Filed under: Algebra 1, Algebra 2, Equations and Graphs, Solving Equations | Tagged: Algebra 1, Solving Equations | 2 Comments »

## Steps for Solving Equations | How to Solve Equations – Algebra

## Inverse Variation | Modeling and Identifying Inverse Variation

**Inverse Variation** can be modeled after any equation in the form where . The constant of variation is *k.*

The table to the left models the time it would take to roller blade 36 miles at various speeds. As the rate increases the amount of time to travel 36 miles decreases. If the rate data is examined more closely and focus is placed on the times of 3, 6 and 12 hours, it should be come clear as the rate is doubled, the amount of time is cut in half.

Since the product is 36 for each pair of numbers, this is an inverse variation problem and the product is the constant of variation for this data. Letting x be the rate and y be the time, one equation to model this data is . A more useful equation is . Figure 2 is the graph of the inverse variation modeled in this problem.

#### Critical Thinking – Inverse Variation

Why is a more useful equation than ?

*Write your responses in the comments section.*

### Modeling Inverse Variation

This problem involves finding the equation or function that models a given inverse variation. This is a two step process:

- Multiply the given x- and y-values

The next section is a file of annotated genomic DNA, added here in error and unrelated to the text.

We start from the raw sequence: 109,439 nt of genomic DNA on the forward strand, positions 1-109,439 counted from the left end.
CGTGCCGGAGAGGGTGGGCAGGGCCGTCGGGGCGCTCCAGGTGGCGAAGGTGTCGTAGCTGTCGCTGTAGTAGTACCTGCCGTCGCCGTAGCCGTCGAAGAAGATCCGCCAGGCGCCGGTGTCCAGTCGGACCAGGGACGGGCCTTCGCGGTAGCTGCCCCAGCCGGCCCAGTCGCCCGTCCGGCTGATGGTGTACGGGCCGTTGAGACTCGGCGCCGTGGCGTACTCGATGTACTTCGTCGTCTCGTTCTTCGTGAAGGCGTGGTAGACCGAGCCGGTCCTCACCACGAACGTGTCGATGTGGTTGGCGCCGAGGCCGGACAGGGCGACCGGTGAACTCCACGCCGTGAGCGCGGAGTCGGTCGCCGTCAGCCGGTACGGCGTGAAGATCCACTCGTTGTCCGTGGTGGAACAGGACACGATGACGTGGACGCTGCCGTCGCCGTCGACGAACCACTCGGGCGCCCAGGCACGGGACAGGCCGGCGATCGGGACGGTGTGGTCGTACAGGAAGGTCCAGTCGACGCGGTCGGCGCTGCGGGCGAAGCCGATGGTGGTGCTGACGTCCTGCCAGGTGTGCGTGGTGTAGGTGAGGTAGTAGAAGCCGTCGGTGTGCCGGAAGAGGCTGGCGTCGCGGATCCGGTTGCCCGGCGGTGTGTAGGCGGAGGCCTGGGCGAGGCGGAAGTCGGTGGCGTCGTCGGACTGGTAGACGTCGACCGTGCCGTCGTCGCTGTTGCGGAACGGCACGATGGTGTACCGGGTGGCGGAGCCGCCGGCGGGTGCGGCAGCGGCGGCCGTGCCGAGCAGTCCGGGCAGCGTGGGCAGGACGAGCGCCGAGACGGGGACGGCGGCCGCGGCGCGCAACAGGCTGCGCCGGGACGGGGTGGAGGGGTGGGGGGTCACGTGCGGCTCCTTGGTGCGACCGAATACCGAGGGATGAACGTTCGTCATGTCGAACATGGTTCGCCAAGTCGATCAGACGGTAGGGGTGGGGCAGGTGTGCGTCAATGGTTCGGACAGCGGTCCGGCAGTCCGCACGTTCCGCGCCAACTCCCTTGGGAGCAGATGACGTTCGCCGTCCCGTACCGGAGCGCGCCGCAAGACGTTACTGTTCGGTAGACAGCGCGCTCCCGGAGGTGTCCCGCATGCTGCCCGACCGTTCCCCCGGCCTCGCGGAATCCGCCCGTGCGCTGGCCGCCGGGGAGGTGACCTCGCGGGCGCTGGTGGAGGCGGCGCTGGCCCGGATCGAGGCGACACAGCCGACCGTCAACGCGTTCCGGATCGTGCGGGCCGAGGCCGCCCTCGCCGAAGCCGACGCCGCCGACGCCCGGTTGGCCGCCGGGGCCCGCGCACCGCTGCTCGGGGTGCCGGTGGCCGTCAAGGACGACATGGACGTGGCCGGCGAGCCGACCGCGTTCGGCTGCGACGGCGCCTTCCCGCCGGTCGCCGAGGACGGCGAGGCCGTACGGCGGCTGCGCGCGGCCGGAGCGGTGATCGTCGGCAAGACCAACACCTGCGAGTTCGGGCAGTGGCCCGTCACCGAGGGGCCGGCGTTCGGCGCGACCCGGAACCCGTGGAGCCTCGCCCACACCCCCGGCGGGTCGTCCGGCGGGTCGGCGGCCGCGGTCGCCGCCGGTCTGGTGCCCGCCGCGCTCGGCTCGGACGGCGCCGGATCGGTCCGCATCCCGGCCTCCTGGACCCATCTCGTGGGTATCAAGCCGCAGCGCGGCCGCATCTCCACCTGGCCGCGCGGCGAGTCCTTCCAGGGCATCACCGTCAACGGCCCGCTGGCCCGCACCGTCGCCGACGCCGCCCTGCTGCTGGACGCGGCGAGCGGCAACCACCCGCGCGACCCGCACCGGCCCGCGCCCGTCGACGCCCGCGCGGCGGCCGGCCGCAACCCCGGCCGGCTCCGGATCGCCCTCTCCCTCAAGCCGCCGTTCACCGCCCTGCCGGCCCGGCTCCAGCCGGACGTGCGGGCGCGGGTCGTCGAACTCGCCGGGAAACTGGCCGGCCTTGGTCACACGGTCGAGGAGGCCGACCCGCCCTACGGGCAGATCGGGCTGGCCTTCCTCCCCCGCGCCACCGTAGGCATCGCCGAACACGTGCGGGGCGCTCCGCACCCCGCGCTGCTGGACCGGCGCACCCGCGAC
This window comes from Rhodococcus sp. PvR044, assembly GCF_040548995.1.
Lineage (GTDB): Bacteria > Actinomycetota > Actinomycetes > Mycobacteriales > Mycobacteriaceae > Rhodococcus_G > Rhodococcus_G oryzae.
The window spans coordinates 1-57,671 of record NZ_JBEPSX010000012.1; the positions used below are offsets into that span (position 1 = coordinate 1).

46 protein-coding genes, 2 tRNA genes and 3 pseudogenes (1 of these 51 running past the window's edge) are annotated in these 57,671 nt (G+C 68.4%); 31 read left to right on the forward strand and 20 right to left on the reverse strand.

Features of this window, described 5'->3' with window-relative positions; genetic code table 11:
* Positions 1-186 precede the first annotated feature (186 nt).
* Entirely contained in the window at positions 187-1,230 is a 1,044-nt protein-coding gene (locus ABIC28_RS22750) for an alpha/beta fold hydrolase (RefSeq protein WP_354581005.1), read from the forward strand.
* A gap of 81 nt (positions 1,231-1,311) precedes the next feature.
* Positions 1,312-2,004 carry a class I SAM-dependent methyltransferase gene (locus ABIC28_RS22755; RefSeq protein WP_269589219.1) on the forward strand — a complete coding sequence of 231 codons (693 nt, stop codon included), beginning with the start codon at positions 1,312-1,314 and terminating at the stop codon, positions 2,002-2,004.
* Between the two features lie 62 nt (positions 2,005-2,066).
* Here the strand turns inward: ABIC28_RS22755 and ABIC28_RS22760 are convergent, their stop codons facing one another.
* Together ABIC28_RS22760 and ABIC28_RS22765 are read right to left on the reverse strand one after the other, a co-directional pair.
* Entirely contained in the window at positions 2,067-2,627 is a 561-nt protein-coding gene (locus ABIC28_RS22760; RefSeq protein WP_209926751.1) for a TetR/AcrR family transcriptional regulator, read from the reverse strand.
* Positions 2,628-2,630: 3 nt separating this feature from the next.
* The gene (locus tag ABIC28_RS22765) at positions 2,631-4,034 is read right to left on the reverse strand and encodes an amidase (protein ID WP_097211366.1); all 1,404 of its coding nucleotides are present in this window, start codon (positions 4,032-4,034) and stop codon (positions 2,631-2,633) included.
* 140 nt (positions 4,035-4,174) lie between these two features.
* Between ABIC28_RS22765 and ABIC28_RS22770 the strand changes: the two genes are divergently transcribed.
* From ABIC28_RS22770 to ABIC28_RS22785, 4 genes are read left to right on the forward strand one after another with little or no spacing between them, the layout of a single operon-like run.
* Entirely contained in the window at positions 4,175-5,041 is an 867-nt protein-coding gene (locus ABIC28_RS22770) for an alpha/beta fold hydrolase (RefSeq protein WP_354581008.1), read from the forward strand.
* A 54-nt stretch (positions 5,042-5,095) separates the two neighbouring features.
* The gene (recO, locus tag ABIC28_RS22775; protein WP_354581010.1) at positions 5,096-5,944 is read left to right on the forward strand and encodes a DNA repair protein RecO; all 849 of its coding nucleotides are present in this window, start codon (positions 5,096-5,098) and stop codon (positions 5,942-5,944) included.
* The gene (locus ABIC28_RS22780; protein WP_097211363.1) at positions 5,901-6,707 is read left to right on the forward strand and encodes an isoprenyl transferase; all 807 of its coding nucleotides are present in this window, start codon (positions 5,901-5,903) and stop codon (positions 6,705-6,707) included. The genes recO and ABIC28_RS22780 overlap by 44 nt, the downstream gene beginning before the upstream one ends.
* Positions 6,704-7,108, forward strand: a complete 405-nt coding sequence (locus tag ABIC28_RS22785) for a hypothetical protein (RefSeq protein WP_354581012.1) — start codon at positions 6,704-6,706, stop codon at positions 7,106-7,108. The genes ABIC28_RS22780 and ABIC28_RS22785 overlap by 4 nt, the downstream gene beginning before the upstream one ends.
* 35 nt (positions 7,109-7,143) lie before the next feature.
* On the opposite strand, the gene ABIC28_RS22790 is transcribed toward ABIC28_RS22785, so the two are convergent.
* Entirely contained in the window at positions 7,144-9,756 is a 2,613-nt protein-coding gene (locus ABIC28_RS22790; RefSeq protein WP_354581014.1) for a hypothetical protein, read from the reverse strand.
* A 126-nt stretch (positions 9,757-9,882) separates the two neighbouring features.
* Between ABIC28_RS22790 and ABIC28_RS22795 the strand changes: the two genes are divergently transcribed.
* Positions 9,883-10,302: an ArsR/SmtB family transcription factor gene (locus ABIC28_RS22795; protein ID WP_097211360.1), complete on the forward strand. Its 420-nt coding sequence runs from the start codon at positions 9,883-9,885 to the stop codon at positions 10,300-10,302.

- Substitute the product into

Before just memorizing this two step process, it would be better to understand what these two steps are ‘doing’ mathematically. In step 1, multiplying the given x- and y-values calculates the **constant of variation**. The second step is to substitute the constant of variation into one of the acceptable forms of the inverse variation equation.

#### Example 1 – Modeling Inverse Variation

Suppose that x and y vary inversely and x = 7 and y = 5. Write an equation that models the inverse variation.

*Definition of Inverse Variation*

*Substitution Property of Equality – Step 1 from above
*

*Simplify*

*Symmetric Property of Equality*

*Step 2 from above*

Final Answer

### Identifying Inverse Variation

When given a table of values, it is often important to be able to identify the equation modeling the data. To determine if a table of values is indeed an inverse variation, all of the data pairs must have the same product. This is because of the definition of an inverse variation and how the constant of variation is calculated. So, to identify a table of values as an inverse variation, one must test the products of all the available data. If the products are all equal, then the data models an inverse variation and by find the products, the constant of variation is already known.

#### Example 2 – Identifying Inverse Variation

Is the relationship between the variables in figure an inverse variation? If so, then write the function that models the inverse variation.

As state above, first find the product of all pairs of numbers:

.

Since all pairs of corresponding numbers form the same product, this table of values models an inverse variation with the constant of variation being 1.4. Therefore the function to models this data:

.

If I don’t write this at the end of every blog article, I should start. Use the comments section for any questions you may have.

Filed under: Algebra 2, Equations and Graphs, Inverse Variation | Tagged: Algebra 2, Identify Inverse Variation, Inverse Variation, Modeling Inverse Variation | 1 Comment »

## How to Solve Logarithmic Equations

In this video there are two problems modeled. The first example works with common logs and the second example models an equation with a natural log. The keys to solving any type of logarithmic equation: being able to write the given equation in exponential form or being able to take the log of each side.